Longing and the Promised Land
A Hibiscus Coast ★★★★★
Karavan Press, R290
In novels, as in real life, the Promised Land is never the way we imagine it. Places are paradisiacal in retrospect: we only know them once they are lost to us. Nick Mulgrew's new novel addresses that longing with care and kindness.
A Hibiscus Coast is ambitious - funny and beautiful and heartbreaking, sometimes simultaneously - as it examines the parallel lives of those in SA and New Zealand. Mulgrew was raised in these countries, and intimately knows their landscapes.
He is as comfortable with human psychology. There is nothing inherently wonderful about landing somewhere new; it is the idea of starting over that appeals to us. The novel's title begins with "A" because it turns out there' is more than one hibiscus coast, and those coasts can be interchangeable: what's underneath the water counts.
Mulgrew's characters struggle with the discovery of those submerged parts as new facts in their narratives reach the surface. For Mary, the disaffected white South African girl whose family tricks her into emigrating to New Zealand, the mystery is a real one: who killed the couple next door? For Nepukaneha ("like Nebuchadnezzar") Buck Cooper, maintaining an active community to preserve his Maori heritage is the driving force. And Mark and Bronwyn have escaped a bombing in SA only to be tragically disillusioned in the Land of the Long White Cloud.
Mulgrew delights in caricaturing the white expatriates who are the flotsam of every colonised country. Alette Terblanche, author of the fictional works, The Future of the White Tribe and Anew in New Zealand, writes cringe-inducing newsletters for The South African Club of the Hibiscus Coast, for those who "want the real news from South Africa - all the news the media won't tell you".
But A Hibiscus Coast is not all satire. Mulgrew is a sensitive man, and he invokes and then banishes the wishes, regrets, dreams and frustrations that plague us. How difficult it is to write powerfully and meaningfully about feelings; our personal revelations are mostly boring to others. But Mulgrew's technique is persuasive, at once chattily vernacular and then so lyrical he could name new palettes for Plascon.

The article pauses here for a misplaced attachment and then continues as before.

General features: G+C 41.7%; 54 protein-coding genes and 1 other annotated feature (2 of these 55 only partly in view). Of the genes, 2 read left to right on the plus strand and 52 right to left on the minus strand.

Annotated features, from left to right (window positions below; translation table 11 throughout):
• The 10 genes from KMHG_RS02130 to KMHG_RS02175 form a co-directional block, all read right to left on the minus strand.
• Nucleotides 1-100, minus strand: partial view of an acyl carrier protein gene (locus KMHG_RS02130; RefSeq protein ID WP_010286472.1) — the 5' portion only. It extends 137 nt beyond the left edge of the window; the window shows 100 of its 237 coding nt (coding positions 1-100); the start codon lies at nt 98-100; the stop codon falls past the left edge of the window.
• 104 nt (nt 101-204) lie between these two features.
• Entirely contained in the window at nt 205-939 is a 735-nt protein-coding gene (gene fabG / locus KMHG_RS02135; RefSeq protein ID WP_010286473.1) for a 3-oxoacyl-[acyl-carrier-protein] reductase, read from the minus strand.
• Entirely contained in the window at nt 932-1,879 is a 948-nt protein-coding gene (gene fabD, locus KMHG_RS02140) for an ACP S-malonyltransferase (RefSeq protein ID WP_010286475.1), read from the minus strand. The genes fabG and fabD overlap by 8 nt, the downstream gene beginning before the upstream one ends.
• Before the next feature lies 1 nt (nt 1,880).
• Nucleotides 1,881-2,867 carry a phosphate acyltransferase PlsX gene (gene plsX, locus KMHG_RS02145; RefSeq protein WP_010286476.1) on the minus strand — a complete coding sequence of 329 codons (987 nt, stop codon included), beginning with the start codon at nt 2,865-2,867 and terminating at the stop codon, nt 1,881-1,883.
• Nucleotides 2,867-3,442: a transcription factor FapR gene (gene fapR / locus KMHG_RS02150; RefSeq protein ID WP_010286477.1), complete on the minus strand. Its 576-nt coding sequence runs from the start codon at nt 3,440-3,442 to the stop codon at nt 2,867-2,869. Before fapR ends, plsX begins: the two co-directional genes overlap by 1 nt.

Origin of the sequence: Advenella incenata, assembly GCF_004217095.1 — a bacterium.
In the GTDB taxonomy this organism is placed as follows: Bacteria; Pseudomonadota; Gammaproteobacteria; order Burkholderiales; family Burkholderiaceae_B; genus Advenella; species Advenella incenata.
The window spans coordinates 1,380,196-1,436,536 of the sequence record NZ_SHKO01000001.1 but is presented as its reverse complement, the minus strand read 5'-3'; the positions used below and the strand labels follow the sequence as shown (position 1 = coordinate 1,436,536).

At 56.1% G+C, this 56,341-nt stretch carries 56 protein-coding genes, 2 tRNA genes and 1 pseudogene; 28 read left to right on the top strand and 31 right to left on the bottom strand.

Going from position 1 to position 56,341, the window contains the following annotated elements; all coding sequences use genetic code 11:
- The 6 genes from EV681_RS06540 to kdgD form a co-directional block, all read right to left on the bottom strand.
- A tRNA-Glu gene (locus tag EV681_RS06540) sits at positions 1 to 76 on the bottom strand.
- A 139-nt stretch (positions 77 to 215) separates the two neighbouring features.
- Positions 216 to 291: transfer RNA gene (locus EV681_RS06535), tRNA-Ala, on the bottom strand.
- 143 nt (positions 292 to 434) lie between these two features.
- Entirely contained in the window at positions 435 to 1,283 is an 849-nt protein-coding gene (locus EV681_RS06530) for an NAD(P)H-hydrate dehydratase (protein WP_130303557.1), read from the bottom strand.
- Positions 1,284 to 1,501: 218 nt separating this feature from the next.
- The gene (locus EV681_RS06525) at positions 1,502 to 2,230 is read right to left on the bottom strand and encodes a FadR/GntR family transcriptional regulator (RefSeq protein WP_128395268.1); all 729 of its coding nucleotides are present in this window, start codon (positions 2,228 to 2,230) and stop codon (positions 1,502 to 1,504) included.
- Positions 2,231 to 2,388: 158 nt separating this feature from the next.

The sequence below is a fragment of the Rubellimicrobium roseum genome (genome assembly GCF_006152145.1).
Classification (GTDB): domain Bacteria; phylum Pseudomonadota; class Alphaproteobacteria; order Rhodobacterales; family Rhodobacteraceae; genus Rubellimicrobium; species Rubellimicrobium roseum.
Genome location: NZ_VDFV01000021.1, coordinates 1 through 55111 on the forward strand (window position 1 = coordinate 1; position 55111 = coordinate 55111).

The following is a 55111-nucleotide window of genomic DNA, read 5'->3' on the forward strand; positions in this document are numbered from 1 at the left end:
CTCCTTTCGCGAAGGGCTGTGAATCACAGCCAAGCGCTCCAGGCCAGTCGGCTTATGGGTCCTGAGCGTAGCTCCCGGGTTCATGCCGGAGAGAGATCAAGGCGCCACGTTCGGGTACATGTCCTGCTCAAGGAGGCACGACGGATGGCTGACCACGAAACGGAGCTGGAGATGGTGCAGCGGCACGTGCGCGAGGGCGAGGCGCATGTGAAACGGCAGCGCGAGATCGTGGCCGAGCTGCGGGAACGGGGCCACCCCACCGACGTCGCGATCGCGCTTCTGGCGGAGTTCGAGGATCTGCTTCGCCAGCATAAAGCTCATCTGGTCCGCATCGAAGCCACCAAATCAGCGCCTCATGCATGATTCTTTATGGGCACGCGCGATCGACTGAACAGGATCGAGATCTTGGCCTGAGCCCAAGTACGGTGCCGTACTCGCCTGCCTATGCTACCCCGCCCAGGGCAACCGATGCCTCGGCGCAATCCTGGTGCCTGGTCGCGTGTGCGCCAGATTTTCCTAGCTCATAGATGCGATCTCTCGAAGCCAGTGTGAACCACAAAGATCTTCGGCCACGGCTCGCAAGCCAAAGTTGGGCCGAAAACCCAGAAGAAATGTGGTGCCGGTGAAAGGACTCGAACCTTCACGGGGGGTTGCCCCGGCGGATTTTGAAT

This self-interrupting search is linked to his favourite theme, and one which he explores to its fullest in A Hibiscus Coast: the human responsibility to know ourselves in order to know others, and our obligation to tell the truth. We must face our old selves or be consigned to further continental drift.
That message resonates because each generation compares its lived experience with the received versions from histories and families; we are fragments of stories, but we may arrange them as we choose.
To live in dreams or to hide from our worst aspects exiles us from wholeness, from each place of "refuge and succour" that A Hibiscus Coast describes and then discards. Each Eden a character encounters - Durban North, Orewa, Puhoi, the bush - is a frustrating "mirror image" of somewhere they've been before. The trouble was never with the place.
We all want to be understood, but only some of us try to understand. Starting with ourselves, as Mary finds out, is the hardest part. It's lucky we have writers as talented as Mulgrew to guide us on our journeys.